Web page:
Every new update from Google sends me and every other digital marketer back to the drawing board to rethink how to use keywords and content to get the best traffic. The sophistication of Google’s algorithm reaches new levels with each update, presenting interesting challenges for marketers. I’m always up for the challenge, and the last update was no different.
Some things at Google haven’t changed much at all. Its algorithms are still interested in SEO and keywords. Numbers, which have always been a crucial part of my marketing plans, are also still an important part of his algorithms. My strategy places a unique emphasis on SEO as it relates to user intent. “User intent” is a term that turns strategic wheels in my head. So what is the user’s intention?
Define user intention
User intent is changing the way search engines view content and has made it harder for marketers to decipher and develop new strategies. Essentially, Google doesn’t just take the words in the search box literally. He wants to know and understand: “What is the user’s intention? “
Obviously, Google’s algorithms aren’t smart enough to read a user’s mind. However, the search engine is smart enough to figure out how to bypass user intent categories. I recognized two categories of user intent and SEO that have helped me revise my marketing plans accordingly.
User intent and SEO
Thinking about some of the peculiarities of the English language has helped me understand user intent and SEO. We can’t always take words at face value unless we know the proper context. For example, what do you think of when you hear the word “jam”? Were you thinking about the traffic jam this morning? Maybe you got your toe stuck in the door and still feel the pain. Maybe you made a delicious sandwich for lunch with peanut butter and strawberry jam.
If a user puts the word “jam” in the search box, Google wants to know in what context the user wanted. Typically, users are looking for information based on the keyword, or they are just looking for general information on the topic.
When the word “jam” appears on its own, Google must find a rating based on how well it meets the user’s needs. This rating falls somewhere between “not responding” and “fully responding”. The search engine would likely display queries for all three meanings, since “jam” is an ambiguous word with multiple meanings. Google’s rules will not allow that word to be “fully respected” in these circumstances.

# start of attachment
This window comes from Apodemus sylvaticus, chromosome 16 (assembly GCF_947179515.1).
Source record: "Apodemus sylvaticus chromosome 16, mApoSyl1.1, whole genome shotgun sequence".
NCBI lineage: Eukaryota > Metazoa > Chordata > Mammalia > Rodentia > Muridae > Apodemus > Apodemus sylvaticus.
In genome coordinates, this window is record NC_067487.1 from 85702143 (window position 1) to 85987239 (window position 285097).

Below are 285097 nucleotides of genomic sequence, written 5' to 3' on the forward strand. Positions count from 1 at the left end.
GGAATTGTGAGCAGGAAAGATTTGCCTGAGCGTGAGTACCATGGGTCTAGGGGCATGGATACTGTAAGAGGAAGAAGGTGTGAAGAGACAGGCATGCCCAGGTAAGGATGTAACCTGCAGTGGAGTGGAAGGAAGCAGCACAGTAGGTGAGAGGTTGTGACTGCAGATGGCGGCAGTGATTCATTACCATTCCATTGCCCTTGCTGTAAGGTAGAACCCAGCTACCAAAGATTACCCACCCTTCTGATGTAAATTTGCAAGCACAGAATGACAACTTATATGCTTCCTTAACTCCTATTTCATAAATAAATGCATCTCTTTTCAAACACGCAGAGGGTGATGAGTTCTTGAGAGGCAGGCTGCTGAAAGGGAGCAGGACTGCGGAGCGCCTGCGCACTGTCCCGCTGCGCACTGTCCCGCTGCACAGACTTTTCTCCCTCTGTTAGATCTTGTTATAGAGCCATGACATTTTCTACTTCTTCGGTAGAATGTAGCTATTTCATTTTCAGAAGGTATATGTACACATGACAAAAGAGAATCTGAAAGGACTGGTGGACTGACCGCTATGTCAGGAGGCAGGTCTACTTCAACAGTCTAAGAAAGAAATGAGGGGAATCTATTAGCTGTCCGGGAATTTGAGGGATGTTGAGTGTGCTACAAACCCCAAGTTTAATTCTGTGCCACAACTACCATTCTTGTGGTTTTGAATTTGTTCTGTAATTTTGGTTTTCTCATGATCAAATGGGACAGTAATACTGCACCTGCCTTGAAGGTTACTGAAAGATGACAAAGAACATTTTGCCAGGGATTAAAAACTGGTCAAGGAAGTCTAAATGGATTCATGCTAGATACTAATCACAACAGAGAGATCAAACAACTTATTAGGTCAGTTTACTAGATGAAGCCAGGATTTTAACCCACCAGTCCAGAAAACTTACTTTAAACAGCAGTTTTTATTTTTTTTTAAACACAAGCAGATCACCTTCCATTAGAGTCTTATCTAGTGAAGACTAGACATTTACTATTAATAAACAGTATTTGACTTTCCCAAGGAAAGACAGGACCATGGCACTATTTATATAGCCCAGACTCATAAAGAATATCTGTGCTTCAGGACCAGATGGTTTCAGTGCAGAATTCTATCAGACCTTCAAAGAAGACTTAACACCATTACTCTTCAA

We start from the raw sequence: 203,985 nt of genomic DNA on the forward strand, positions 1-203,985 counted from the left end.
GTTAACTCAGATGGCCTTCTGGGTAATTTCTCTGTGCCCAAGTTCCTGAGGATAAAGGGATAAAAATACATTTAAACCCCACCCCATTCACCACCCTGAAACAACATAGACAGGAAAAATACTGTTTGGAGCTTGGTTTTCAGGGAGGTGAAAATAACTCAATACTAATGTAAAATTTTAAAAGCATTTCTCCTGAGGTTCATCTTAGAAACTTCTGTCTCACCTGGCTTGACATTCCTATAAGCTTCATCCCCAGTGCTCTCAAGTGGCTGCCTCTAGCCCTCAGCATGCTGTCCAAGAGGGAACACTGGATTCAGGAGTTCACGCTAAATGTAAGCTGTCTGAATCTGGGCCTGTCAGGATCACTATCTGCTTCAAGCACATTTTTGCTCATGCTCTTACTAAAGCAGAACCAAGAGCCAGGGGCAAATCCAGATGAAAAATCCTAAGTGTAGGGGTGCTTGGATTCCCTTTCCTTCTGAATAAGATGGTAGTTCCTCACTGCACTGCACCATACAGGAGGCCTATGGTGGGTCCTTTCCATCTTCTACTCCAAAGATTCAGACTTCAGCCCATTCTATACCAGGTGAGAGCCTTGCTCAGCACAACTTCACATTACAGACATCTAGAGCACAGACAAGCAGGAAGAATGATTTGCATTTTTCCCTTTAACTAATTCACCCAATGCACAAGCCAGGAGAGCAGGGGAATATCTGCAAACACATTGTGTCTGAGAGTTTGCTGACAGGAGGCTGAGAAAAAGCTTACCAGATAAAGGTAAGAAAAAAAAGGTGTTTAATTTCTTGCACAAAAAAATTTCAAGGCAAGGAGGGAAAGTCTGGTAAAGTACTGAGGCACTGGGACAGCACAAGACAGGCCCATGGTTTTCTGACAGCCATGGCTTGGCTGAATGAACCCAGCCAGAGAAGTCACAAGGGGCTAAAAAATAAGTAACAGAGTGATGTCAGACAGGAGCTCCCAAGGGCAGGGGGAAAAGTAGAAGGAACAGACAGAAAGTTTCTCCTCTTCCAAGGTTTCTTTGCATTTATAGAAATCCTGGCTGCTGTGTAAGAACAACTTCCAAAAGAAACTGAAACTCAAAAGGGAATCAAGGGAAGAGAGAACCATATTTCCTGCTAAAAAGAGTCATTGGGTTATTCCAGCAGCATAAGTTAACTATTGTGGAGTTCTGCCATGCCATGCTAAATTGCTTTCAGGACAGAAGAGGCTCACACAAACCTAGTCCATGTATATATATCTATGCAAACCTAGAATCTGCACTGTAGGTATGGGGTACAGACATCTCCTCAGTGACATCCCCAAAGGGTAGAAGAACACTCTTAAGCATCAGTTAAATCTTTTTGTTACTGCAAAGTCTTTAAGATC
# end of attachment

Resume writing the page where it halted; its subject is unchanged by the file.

User intention vs. Request
Google does not respond well to words whose meaning is unclear. The new algorithm looks for clues about the user’s intention in relation to query words. The intention of the user is generally in the direction of:
• Something they wanna do
• Something they want to know
• Somewhere they wanna go
Do, know, go is the user’s intention that Google is trying to decode. Search words can indicate that a user wants to make a transaction or do something – book a hotel, buy a book, find a job, or buy a jar of this amazing strawberry jam.
In my experience, users who are looking for something they want or need use their mobile devices about half the time. It is common for them to research online and finalize the transaction later on a desktop or laptop computer. Google takes up the idea that many mobile users only do preliminary navigation.
Other words tell the search engine that people want to know something in real time. These are words of information. For example, what time is it in another time zone? When does the store close? What time will the train arrive? When is this traffic jam going to clear up?
Google often places know-something articles at the top of the page in the zero position, giving users some of the information they’re looking for without revealing everything. Zero position messages can give you an idea of the traffic flow to a certain destination, but you have to click on it to find the real time traffic status.
If people aren’t looking to do something or don’t know something, they know exactly where they want to go, which is online. They know enough to tell Google almost exactly what type of site they are looking for. The user with a sore toe will tell Google to go to a site that tells them how to feel better.
Voice activation is starting to play a big role in go searches. The general public is just getting acquainted with Siri and Alexa. As more people learn about voice activation and voice activation becomes more sophisticated and translates more accurately, technology will make it easier for Google to identify which searches to go in addition to which searches to do. and to know.
In the future, be strategic about ambiguous words and multiple meaning words. I will always optimize my content for keywords and SEO. I’m just going to select my keywords from the point of view of user intent and consider the impact of do, know, go. Google’s updates and data analysis will tell me when I need to change my strategy.